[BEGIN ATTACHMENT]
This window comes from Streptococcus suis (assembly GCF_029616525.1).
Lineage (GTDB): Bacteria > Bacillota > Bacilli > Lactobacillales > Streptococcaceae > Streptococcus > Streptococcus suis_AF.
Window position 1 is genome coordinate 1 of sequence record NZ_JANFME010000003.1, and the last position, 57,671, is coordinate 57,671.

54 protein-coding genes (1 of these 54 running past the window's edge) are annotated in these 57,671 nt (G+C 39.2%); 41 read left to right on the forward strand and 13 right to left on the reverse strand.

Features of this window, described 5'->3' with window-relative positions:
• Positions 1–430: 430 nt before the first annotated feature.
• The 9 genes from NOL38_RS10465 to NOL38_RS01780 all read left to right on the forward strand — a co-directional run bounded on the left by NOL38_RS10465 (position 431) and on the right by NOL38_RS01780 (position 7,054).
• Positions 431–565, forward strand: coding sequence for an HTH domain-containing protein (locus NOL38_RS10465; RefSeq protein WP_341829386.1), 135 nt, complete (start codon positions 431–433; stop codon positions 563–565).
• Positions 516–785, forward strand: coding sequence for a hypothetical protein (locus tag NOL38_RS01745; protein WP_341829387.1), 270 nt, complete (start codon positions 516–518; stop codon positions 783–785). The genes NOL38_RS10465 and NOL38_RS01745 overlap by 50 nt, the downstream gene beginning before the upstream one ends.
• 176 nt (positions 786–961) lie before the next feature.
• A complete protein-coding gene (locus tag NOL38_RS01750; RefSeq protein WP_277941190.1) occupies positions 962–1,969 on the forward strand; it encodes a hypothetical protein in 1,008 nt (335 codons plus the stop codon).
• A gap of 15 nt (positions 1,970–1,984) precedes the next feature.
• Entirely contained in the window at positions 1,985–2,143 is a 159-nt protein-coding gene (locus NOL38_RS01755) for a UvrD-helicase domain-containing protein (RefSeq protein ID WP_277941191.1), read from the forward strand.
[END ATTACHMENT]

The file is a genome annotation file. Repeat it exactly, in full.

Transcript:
This window comes from Streptococcus suis (assembly GCF_029616525.1).
Lineage (GTDB): Bacteria > Bacillota > Bacilli > Lactobacillales > Streptococcaceae > Streptococcus > Streptococcus suis_AF.
Window position 1 is genome coordinate 1 of sequence record NZ_JANFME010000003.1, and the last position, 57,671, is coordinate 57,671.

54 protein-coding genes (1 of these 54 running past the window's edge) are annotated in these 57,671 nt (G+C 39.2%); 41 read left to right on the forward strand and 13 right to left on the reverse strand.

Features of this window, described 5'->3' with window-relative positions:
• Positions 1–430: 430 nt before the first annotated feature.
• The 9 genes from NOL38_RS10465 to NOL38_RS01780 all read left to right on the forward strand — a co-directional run bounded on the left by NOL38_RS10465 (position 431) and on the right by NOL38_RS01780 (position 7,054).
• Positions 431–565, forward strand: coding sequence for an HTH domain-containing protein (locus NOL38_RS10465; RefSeq protein WP_341829386.1), 135 nt, complete (start codon positions 431–433; stop codon positions 563–565).
• Positions 516–785, forward strand: coding sequence for a hypothetical protein (locus tag NOL38_RS01745; protein WP_341829387.1), 270 nt, complete (start codon positions 516–518; stop codon positions 783–785). The genes NOL38_RS10465 and NOL38_RS01745 overlap by 50 nt, the downstream gene beginning before the upstream one ends.
• 176 nt (positions 786–961) lie before the next feature.
• A complete protein-coding gene (locus tag NOL38_RS01750; RefSeq protein WP_277941190.1) occupies positions 962–1,969 on the forward strand; it encodes a hypothetical protein in 1,008 nt (335 codons plus the stop codon).
• A gap of 15 nt (positions 1,970–1,984) precedes the next feature.
• Entirely contained in the window at positions 1,985–2,143 is a 159-nt protein-coding gene (locus NOL38_RS01755) for a UvrD-helicase domain-containing protein (RefSeq protein ID WP_277941191.1), read from the forward strand.